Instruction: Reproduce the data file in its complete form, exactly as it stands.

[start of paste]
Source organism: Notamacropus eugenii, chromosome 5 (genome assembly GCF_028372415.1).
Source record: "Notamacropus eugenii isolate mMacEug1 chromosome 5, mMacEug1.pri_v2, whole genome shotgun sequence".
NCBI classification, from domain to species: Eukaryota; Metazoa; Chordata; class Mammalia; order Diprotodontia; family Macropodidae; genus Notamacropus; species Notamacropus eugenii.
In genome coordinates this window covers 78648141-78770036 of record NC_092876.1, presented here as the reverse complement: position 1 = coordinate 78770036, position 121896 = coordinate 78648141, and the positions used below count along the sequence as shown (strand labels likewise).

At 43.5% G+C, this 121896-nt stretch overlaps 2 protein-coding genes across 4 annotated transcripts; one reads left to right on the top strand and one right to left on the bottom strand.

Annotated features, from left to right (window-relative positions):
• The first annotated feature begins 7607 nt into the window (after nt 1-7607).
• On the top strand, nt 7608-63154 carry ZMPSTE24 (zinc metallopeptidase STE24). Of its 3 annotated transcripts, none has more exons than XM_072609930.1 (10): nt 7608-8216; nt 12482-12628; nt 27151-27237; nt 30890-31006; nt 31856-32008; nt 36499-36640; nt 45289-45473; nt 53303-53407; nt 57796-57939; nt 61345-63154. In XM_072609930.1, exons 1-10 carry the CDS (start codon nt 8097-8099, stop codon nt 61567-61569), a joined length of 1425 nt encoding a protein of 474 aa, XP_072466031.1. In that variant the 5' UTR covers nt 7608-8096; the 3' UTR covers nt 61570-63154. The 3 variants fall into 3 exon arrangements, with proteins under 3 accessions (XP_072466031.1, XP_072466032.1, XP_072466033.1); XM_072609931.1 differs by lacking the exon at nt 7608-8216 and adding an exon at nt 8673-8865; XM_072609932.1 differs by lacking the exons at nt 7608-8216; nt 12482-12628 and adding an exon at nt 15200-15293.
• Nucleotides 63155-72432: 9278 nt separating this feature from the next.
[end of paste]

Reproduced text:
Source organism: Notamacropus eugenii, chromosome 5 (genome assembly GCF_028372415.1).
Source record: "Notamacropus eugenii isolate mMacEug1 chromosome 5, mMacEug1.pri_v2, whole genome shotgun sequence".
NCBI classification, from domain to species: Eukaryota; Metazoa; Chordata; class Mammalia; order Diprotodontia; family Macropodidae; genus Notamacropus; species Notamacropus eugenii.
In genome coordinates this window covers 78648141-78770036 of record NC_092876.1, presented here as the reverse complement: position 1 = coordinate 78770036, position 121896 = coordinate 78648141, and the positions used below count along the sequence as shown (strand labels likewise).

At 43.5% G+C, this 121896-nt stretch overlaps 2 protein-coding genes across 4 annotated transcripts; one reads left to right on the top strand and one right to left on the bottom strand.

Annotated features, from left to right (window-relative positions):
• The first annotated feature begins 7607 nt into the window (after nt 1-7607).
• On the top strand, nt 7608-63154 carry ZMPSTE24 (zinc metallopeptidase STE24). Of its 3 annotated transcripts, none has more exons than XM_072609930.1 (10): nt 7608-8216; nt 12482-12628; nt 27151-27237; nt 30890-31006; nt 31856-32008; nt 36499-36640; nt 45289-45473; nt 53303-53407; nt 57796-57939; nt 61345-63154. In XM_072609930.1, exons 1-10 carry the CDS (start codon nt 8097-8099, stop codon nt 61567-61569), a joined length of 1425 nt encoding a protein of 474 aa, XP_072466031.1. In that variant the 5' UTR covers nt 7608-8096; the 3' UTR covers nt 61570-63154. The 3 variants fall into 3 exon arrangements, with proteins under 3 accessions (XP_072466031.1, XP_072466032.1, XP_072466033.1); XM_072609931.1 differs by lacking the exon at nt 7608-8216 and adding an exon at nt 8673-8865; XM_072609932.1 differs by lacking the exons at nt 7608-8216; nt 12482-12628 and adding an exon at nt 15200-15293.
• Nucleotides 63155-72432: 9278 nt separating this feature from the next.